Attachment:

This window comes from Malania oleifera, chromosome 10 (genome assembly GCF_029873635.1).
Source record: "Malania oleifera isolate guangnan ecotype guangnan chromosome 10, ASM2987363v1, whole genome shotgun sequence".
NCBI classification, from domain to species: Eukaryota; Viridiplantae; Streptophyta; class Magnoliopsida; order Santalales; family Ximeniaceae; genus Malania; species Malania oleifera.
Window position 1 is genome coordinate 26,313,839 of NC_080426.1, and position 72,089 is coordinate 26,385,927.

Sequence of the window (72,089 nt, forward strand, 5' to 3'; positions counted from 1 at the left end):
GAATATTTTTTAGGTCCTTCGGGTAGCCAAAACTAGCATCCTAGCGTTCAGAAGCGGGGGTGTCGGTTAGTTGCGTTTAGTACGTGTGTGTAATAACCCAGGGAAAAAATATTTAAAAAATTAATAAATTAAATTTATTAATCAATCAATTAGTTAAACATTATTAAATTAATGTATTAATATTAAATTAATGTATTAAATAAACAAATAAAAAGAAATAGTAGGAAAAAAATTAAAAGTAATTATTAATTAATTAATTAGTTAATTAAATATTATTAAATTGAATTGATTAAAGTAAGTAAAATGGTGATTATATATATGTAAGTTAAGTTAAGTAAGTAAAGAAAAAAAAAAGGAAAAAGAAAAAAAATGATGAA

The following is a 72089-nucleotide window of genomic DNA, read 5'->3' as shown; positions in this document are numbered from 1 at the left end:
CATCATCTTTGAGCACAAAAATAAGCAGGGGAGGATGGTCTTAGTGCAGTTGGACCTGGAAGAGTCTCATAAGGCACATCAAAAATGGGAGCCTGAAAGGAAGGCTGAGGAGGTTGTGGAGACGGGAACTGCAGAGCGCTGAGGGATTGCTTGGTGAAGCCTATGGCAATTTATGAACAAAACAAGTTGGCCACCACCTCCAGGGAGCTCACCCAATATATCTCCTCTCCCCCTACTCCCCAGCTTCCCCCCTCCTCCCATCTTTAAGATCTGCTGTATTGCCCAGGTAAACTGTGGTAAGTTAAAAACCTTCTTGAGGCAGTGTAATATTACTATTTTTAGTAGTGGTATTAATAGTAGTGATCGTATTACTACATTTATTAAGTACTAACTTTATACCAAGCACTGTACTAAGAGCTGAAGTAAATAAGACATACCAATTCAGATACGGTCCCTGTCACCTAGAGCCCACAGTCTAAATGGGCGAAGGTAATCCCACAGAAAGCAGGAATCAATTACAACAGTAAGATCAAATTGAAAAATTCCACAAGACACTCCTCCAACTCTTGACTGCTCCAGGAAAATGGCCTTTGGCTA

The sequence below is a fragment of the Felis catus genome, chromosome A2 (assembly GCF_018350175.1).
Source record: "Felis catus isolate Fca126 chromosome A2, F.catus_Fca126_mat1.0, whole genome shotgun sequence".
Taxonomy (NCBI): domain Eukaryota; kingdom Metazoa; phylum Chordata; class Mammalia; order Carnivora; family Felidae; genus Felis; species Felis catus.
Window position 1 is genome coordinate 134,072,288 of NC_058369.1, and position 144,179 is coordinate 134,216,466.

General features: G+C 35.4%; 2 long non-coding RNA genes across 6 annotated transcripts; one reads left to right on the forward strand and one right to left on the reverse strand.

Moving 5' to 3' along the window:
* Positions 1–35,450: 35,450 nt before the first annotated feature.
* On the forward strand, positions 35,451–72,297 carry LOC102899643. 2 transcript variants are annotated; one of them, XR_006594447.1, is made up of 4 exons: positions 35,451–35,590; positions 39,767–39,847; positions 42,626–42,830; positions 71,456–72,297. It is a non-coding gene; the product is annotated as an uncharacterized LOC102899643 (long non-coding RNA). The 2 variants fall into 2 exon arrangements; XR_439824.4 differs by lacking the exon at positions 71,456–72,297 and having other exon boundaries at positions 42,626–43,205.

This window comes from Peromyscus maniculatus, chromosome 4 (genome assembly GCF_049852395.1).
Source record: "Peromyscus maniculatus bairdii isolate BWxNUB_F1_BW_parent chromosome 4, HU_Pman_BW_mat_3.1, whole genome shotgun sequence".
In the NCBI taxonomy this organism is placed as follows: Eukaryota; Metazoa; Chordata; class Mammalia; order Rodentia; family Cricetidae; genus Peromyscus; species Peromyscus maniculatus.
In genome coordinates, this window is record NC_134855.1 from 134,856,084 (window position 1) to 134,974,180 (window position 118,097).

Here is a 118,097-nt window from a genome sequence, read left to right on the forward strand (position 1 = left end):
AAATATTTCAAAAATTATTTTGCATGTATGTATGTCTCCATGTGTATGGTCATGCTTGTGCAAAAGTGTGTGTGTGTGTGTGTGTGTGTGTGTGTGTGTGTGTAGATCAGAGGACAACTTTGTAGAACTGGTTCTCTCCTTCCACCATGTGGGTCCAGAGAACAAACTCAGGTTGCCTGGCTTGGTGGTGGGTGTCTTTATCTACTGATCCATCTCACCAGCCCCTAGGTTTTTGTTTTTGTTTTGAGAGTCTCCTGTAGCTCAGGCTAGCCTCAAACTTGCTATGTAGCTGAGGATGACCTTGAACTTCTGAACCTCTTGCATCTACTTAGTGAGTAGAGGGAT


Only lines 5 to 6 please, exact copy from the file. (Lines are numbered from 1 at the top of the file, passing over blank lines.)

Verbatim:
Sequence of the window (72,089 nt, forward strand, 5' to 3'; positions counted from 1 at the left end):
GAATATTTTTTAGGTCCTTCGGGTAGCCAAAACTAGCATCCTAGCGTTCAGAAGCGGGGGTGTCGGTTAGTTGCGTTTAGTACGTGTGTGTAATAACCCAGGGAAAAAATATTTAAAAAATTAATAAATTAAATTTATTAATCAATCAATTAGTTAAACATTATTAAATTAATGTATTAATATTAAATTAATGTATTAAATAAACAAATAAAAAGAAATAGTAGGAAAAAAATTAAAAGTAATTATTAATTAATTAATTAGTTAATTAAATATTATTAAATTGAATTGATTAAAGTAAGTAAAATGGTGATTATATATATGTAAGTTAAGTTAAGTAAGTAAAGAAAAAAAAAAGGAAAAAGAAAAAAAATGATGAA